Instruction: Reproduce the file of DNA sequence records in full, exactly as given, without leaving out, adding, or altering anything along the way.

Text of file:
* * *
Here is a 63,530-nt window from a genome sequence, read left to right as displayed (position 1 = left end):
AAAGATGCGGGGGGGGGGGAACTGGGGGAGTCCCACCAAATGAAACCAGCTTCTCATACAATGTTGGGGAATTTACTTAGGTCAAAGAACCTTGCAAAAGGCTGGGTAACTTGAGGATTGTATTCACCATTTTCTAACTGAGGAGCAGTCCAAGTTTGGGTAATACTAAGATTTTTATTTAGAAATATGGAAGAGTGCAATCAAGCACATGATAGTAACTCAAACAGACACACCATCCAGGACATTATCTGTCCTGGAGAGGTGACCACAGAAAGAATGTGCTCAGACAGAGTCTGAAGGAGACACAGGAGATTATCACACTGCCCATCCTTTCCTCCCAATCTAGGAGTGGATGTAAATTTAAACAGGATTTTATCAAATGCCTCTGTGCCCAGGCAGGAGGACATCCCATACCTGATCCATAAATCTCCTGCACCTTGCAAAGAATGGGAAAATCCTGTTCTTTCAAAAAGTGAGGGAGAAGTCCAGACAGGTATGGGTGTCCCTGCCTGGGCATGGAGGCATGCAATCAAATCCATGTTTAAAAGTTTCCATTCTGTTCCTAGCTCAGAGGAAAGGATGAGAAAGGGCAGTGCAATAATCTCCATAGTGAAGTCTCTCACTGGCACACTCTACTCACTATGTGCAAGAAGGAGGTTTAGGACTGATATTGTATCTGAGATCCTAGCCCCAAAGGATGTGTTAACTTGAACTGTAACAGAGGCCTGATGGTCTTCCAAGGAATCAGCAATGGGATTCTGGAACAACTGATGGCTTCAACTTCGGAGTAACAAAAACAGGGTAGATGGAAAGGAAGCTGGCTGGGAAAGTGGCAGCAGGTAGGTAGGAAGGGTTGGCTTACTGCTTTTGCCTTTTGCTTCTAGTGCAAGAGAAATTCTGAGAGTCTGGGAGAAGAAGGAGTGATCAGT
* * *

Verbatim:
Here is a 63,530-nt window from a genome sequence, read left to right as displayed (position 1 = left end):
AAAGATGCGGGGGGGGGGGAACTGGGGGAGTCCCACCAAATGAAACCAGCTTCTCATACAATGTTGGGGAATTTACTTAGGTCAAAGAACCTTGCAAAAGGCTGGGTAACTTGAGGATTGTATTCACCATTTTCTAACTGAGGAGCAGTCCAAGTTTGGGTAATACTAAGATTTTTATTTAGAAATATGGAAGAGTGCAATCAAGCACATGATAGTAACTCAAACAGACACACCATCCAGGACATTATCTGTCCTGGAGAGGTGACCACAGAAAGAATGTGCTCAGACAGAGTCTGAAGGAGACACAGGAGATTATCACACTGCCCATCCTTTCCTCCCAATCTAGGAGTGGATGTAAATTTAAACAGGATTTTATCAAATGCCTCTGTGCCCAGGCAGGAGGACATCCCATACCTGATCCATAAATCTCCTGCACCTTGCAAAGAATGGGAAAATCCTGTTCTTTCAAAAAGTGAGGGAGAAGTCCAGACAGGTATGGGTGTCCCTGCCTGGGCATGGAGGCATGCAATCAAATCCATGTTTAAAAGTTTCCATTCTGTTCCTAGCTCAGAGGAAAGGATGAGAAAGGGCAGTGCAATAATCTCCATAGTGAAGTCTCTCACTGGCACACTCTACTCACTATGTGCAAGAAGGAGGTTTAGGACTGATATTGTATCTGAGATCCTAGCCCCAAAGGATGTGTTAACTTGAACTGTAACAGAGGCCTGATGGTCTTCCAAGGAATCAGCAATGGGATTCTGGAACAACTGATGGCTTCAACTTCGGAGTAACAAAAACAGGGTAGATGGAAAGGAAGCTGGCTGGGAAAGTGGCAGCAGGTAGGTAGGAAGGGTTGGCTTACTGCTTTTGCCTTTTGCTTCTAGTGCAAGAGAAATTCTGAGAGTCTGGGAGAAGAAGGAGTGATCAGT